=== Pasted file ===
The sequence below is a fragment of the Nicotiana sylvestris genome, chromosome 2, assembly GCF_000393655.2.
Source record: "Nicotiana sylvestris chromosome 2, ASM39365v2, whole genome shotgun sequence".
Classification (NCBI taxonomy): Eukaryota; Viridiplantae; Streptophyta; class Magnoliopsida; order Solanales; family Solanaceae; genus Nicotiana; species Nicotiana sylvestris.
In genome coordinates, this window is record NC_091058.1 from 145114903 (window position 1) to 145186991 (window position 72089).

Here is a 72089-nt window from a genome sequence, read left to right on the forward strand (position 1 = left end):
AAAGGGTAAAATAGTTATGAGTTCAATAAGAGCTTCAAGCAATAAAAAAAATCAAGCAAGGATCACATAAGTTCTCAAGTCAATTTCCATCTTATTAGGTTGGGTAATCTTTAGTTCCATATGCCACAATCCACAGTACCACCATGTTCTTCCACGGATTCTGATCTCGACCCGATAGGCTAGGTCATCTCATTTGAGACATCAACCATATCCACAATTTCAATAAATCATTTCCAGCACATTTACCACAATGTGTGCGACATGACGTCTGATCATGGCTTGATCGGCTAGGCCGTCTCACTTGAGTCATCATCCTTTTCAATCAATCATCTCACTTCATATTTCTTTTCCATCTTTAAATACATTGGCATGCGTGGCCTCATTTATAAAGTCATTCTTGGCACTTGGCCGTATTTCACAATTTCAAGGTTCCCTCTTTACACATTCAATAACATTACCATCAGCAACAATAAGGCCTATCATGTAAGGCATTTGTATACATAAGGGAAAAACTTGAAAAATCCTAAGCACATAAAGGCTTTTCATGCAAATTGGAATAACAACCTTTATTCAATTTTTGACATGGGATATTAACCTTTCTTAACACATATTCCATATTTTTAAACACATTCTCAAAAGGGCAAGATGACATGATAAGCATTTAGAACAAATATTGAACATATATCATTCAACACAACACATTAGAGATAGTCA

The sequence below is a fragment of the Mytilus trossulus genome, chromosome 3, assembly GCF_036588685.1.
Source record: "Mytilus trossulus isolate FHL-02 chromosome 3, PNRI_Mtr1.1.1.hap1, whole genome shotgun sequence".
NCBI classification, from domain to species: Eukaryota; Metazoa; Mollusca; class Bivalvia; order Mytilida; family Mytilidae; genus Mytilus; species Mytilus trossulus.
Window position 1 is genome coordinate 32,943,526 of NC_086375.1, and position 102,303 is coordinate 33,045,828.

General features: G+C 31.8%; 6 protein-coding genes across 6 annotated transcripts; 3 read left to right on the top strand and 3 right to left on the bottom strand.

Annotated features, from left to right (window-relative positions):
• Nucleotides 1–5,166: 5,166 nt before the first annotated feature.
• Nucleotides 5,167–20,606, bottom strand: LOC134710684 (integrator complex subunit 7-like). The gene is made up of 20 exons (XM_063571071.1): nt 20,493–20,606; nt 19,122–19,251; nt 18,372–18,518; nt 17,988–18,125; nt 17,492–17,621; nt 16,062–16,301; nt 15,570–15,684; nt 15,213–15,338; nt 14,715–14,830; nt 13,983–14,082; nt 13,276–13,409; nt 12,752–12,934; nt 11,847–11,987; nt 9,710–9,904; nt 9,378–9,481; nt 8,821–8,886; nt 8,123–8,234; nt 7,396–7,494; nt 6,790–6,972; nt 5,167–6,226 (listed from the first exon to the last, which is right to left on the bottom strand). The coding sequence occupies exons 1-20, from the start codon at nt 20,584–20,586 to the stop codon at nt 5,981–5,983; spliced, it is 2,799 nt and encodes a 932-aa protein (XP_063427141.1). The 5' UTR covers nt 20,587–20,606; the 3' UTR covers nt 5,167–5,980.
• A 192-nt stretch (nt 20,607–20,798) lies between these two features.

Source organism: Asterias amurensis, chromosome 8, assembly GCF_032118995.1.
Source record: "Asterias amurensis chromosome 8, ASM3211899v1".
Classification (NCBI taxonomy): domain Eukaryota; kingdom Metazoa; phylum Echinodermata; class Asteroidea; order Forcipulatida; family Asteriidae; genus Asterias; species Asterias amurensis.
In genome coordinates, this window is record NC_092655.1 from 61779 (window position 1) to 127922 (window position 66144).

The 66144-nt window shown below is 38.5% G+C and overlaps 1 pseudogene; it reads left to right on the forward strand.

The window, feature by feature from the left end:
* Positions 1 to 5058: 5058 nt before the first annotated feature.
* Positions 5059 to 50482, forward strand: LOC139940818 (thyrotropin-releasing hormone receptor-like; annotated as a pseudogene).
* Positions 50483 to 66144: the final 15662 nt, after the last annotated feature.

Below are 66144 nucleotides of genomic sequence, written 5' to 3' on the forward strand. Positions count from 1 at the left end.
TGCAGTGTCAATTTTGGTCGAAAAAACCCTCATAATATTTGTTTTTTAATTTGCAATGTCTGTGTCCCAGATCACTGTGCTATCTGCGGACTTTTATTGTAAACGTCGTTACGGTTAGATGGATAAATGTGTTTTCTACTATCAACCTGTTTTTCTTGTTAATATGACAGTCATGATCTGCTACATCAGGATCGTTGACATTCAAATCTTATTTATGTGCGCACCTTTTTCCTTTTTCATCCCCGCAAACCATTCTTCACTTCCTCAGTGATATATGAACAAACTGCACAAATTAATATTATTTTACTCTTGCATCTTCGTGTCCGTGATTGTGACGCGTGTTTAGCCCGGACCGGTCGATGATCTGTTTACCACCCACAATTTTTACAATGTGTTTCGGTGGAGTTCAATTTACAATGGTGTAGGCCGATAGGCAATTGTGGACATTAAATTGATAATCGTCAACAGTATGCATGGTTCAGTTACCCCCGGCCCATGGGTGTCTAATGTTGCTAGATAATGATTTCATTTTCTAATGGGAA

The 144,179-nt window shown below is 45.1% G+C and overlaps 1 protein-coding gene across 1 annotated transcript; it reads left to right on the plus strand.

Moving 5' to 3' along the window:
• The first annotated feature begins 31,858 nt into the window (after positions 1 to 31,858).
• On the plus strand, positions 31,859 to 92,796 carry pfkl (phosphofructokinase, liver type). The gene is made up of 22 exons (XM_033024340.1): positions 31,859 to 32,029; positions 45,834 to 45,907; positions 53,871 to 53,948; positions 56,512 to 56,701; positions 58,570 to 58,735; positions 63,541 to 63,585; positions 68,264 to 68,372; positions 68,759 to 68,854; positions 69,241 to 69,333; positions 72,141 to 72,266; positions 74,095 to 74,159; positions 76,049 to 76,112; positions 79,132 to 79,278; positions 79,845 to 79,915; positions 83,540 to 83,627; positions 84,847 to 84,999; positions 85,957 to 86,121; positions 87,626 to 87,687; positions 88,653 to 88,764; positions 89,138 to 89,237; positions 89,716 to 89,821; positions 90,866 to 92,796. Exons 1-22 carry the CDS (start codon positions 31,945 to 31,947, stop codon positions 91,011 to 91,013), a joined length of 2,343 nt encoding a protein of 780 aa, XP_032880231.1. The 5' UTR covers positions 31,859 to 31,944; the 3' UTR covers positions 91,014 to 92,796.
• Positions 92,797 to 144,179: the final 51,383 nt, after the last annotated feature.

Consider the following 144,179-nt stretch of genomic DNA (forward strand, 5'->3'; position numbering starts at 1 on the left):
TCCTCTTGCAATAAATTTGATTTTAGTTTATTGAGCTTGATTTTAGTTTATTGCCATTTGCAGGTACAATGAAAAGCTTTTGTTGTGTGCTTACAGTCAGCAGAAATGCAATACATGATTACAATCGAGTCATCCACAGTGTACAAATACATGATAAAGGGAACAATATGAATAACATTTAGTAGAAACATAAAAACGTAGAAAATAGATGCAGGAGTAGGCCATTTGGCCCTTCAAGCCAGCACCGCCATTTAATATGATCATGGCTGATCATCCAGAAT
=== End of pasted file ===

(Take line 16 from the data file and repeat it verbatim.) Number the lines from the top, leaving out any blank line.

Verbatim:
Source organism: Asterias amurensis, chromosome 8, assembly GCF_032118995.1.